What a lot of people want to understand is the clinical trial process. Here’s a quick summary:

  • Phase 1 measures safety,
  • Phase 2 measures immune responses, and
  • Phase 3 measures disease prevention.

Phase 1 includes a small number of people, and it’s about testing safety — does the vaccine lead to adverse reactions or health risks? If not, then the drug company is looking to see if the vaccine produces an immune response in the body. That’s phase 2. If a vaccine candidate looks promising, it goes to phase 3.

In a phase 3 trial, the vaccine is tested in a randomized clinical trial with a large number of volunteers who either get the vaccine or a placebo. (Volunteers don’t know which they’re getting.) These trials average around 21,750 people, with a range of 5,000 to 65,600.

Some of the COVID-19 vaccine trials are including 40,000 people or more.

Phase 3 trials are meant to discover whether a vaccine really works. So, as I mentioned, the volunteers don’t know whether they got the vaccine or a placebo. There are scientists who monitor the volunteer group to protect their safety and to learn whether it’s effective. The big question, of course, is how well the vaccine actually helped prevent illness. All of this data is compiled according to rules set up before the trial began.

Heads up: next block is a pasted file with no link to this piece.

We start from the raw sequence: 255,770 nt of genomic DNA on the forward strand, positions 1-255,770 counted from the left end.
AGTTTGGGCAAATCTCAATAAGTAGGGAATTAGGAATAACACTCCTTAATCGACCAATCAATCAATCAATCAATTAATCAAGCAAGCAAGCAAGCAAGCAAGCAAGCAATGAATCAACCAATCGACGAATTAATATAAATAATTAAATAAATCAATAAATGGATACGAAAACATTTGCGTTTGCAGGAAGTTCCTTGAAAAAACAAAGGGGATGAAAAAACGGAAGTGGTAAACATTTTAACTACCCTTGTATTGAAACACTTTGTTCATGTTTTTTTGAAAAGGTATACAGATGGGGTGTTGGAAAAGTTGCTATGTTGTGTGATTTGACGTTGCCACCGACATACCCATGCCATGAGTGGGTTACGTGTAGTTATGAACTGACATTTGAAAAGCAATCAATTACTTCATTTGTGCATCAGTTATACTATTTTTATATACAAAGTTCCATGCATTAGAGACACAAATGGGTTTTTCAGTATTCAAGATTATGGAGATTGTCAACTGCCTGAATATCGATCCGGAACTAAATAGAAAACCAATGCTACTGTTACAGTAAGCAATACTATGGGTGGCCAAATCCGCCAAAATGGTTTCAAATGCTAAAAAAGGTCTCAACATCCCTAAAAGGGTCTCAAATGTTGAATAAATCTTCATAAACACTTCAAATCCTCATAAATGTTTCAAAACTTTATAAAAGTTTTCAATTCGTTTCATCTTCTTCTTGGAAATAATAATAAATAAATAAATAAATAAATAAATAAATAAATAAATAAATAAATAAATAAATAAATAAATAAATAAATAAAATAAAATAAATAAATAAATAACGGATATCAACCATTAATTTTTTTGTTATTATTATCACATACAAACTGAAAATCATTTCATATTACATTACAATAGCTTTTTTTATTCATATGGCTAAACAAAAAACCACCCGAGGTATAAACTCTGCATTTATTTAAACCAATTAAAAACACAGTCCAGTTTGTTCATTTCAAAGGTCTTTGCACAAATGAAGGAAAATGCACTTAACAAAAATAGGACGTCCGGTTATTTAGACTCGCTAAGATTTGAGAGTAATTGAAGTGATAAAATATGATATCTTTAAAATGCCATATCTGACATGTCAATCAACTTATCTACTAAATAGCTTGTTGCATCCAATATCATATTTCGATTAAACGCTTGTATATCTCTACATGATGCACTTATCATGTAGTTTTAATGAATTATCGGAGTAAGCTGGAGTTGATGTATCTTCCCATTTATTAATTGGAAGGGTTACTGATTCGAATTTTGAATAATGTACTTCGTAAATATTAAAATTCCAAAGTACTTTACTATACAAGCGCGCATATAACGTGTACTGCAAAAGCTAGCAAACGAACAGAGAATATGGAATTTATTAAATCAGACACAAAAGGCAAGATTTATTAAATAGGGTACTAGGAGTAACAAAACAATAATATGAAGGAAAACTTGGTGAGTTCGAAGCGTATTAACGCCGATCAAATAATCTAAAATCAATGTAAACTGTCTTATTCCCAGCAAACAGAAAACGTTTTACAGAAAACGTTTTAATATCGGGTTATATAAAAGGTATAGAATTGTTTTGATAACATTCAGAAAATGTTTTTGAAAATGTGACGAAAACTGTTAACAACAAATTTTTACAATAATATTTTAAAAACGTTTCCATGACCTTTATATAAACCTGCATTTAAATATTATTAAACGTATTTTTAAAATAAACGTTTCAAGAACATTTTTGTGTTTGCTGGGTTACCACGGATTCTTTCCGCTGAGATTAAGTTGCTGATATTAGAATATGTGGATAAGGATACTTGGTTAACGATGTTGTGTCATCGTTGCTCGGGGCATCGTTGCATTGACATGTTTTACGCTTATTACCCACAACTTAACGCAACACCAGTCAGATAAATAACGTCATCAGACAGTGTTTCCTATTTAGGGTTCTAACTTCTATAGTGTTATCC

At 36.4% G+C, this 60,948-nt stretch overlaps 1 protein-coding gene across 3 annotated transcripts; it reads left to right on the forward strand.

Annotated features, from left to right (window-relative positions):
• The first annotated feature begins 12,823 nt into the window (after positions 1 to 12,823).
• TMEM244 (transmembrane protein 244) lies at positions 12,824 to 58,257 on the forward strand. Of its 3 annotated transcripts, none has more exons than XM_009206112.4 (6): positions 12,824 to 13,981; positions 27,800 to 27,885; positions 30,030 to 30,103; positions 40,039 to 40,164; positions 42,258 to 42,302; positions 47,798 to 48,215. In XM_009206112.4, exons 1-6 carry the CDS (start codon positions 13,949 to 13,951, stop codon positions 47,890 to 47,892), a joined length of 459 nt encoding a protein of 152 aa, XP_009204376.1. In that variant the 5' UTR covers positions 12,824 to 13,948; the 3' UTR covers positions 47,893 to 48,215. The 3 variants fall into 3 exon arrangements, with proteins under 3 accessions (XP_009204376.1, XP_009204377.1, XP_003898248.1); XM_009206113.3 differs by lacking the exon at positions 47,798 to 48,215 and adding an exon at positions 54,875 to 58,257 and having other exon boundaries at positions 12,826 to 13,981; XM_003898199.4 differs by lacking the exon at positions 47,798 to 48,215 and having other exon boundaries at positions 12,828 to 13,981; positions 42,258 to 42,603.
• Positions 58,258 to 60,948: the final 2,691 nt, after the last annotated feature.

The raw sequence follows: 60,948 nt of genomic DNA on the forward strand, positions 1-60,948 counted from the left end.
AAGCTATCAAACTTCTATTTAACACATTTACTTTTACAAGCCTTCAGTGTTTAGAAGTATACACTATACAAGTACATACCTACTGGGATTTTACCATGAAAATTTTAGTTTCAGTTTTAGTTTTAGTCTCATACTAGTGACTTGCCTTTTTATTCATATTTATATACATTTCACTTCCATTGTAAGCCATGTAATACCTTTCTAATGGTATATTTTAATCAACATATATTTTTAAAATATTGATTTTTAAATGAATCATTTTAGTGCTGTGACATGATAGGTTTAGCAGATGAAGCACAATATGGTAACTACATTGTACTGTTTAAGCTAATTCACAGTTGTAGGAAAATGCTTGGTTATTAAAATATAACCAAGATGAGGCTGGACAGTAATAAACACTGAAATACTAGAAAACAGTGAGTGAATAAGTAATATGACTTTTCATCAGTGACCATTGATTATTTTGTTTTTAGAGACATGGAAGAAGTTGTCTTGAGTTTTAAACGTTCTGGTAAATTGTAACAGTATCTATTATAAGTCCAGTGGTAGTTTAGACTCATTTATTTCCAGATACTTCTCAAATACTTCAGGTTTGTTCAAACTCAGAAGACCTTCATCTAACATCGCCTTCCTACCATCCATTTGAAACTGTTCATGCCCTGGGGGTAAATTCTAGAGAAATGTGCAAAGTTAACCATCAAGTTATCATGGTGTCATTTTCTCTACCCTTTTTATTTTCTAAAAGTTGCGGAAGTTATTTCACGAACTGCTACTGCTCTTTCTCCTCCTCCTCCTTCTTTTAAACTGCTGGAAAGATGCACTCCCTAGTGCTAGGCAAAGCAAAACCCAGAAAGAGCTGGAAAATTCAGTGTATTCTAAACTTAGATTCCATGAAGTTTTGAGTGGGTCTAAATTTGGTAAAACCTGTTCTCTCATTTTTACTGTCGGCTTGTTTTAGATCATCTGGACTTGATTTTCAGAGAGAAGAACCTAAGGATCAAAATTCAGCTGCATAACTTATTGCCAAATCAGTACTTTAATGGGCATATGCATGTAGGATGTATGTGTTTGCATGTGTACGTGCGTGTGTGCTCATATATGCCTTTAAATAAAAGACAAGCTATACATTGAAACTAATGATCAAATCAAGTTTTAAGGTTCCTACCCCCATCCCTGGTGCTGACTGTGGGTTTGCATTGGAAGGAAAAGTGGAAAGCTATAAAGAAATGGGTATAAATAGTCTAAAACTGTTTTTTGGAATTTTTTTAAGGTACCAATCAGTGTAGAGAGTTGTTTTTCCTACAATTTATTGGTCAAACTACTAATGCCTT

We’re starting to hear about these phase 3 results, and the early word is encouraging.

But it’s a long process to make sure a vaccine is safe and effective. The quest for a COVID-19 vaccine has been moving quickly, but scientists are still following the established process.

When a COVID-19 vaccine has successfully completed all phases of a trial and has been approved by the FDA, what would that mean for Tennesseans?

Dr. Willis: Tennesseans would have another tool to fight COVID-19, and that’s a great thing. But until enough people have immunity from COVID-19, we need to continue following the safety measures we’ve adopted this year.

We’ve read that vaccine availability will be phased in over time. Will people who work in health care, or people at high risk for severe cases of COVID-19, get access to it first? 

Dr. Willis: We know every state will get an allocation of any vaccine that’s approved, and the Tennessee Department of Health has developed an initial distribution plan. It follows the national guidance. That means front-line health care workers and other high-risk people (like those with multiple ongoing health conditions) would be the first ones eligible for the vaccine.

We’ll have more to share on that in the coming months, and it will likely take a few months from the start of distribution until most people can get vaccinated. So, we’re optimistic, but we still have a way to go and I hope we’ll all remain committed to protecting one another as we wait.